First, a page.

Only Quitters Learn How To Be An Artist

So you say that you want to learn how to be an artist. You have an innate ability to create and a burning desire to share your work with the world.Here are 7 things you must quit now if you want to learn how to be an artist.

But how do you get started? How do you get the doors of the art world to open?

This may sound counterintuitive, but I believe that the answer lies in becoming a quitter first. That’s why today I’m going to share 7 things to quit if you want to learn how to be an artist.

Let’s go.

Quit comparing yourself to other artists

Seriously. Comparing yourself to an artist with ten years of experience when you’ve only just completed your first painting is the quickest way to stifle your creativity and stop you in your tracks. It’s always apples to oranges, no matter who you are comparing yourself too. Because every artist is unique and so is there path. That’s the point.

There will always be artists who are ahead of you and artists who are behind.

The best way to quit comparing yourself to others is simply to put your head down and focus on becoming the best artist you can be, right now.

If you really can’t resist the urge to compare, simply focus on comparing your latest piece to your previous one. Have your skills improved? Have you explored the ideas deeper?

Quit saying ‘not enough’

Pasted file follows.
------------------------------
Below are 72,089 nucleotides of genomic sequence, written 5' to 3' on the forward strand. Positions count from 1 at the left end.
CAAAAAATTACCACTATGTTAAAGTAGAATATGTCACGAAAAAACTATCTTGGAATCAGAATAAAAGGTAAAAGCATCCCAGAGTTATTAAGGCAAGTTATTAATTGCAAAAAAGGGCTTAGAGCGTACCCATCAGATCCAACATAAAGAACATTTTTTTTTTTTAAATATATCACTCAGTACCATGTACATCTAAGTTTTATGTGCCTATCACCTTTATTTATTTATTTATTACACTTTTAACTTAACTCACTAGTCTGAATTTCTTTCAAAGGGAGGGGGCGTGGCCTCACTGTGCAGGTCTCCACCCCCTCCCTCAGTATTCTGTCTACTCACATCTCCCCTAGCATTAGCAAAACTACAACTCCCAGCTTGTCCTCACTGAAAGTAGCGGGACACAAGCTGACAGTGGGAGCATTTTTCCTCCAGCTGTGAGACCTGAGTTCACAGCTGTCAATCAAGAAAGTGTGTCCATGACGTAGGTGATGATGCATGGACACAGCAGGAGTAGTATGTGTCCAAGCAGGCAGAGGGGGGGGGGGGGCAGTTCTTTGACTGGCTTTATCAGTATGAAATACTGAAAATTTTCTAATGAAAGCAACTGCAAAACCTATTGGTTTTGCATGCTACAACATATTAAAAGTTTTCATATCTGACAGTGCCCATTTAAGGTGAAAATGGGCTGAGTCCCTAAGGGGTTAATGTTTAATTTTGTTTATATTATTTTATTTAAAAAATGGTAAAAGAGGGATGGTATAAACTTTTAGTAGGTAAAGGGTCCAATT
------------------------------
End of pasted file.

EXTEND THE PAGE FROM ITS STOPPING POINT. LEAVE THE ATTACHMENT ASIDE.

There’s not enough time. There’s not enough money. I’m not young enough. I’m not talented enough.

Enough with the not enough!

If you want to be an artist, and a successful artist at that, these are two words you need to strike from your vocabulary. These words point to a big underlying fear that’s not even real. If you can give yourself permission to let that fear go, you can give yourself permission to be an artist.


Quit emptying your creative ‘well’

Artists need inspiration like they need food and water. But if you’re constantly pouring yourself out on the canvas, you will quickly run out of ideas and could end up in a state of burnout. This is especially true if you’re working a 9 to 5 while making art on the side.

Of course, it’s critical for artists to establish a creative routine and make art regularly. But what’s equally important is scheduling yourself down time to rest and fill your creative ‘well’ again.

So how do you keep your creative well full? Take a note from Creativity Coach Julia Cameron and schedule a weekly artist date with yourself. You might like to go to a gallery, walk in nature or see a new movie. Whatever you can do to nurture your Muse because this lady loves attention.


Quit looking for validation from others

We all want other people to like what we create, after all we’re only human. But if you want to learn how to be an artist, you’ll need to quit looking for praise from other people. It’s just that simple.

Your validation as an artist needs to come from yourself first and foremost, and when that validation is reinforced by others, it’s a very nice bonus.

The fact is, not everyone will like your work. And it’s actually better if your art divides opinions – this means you’re making a statement and aren’t ‘playing it safe’.


Quit buying into the myth of the ‘starving artist’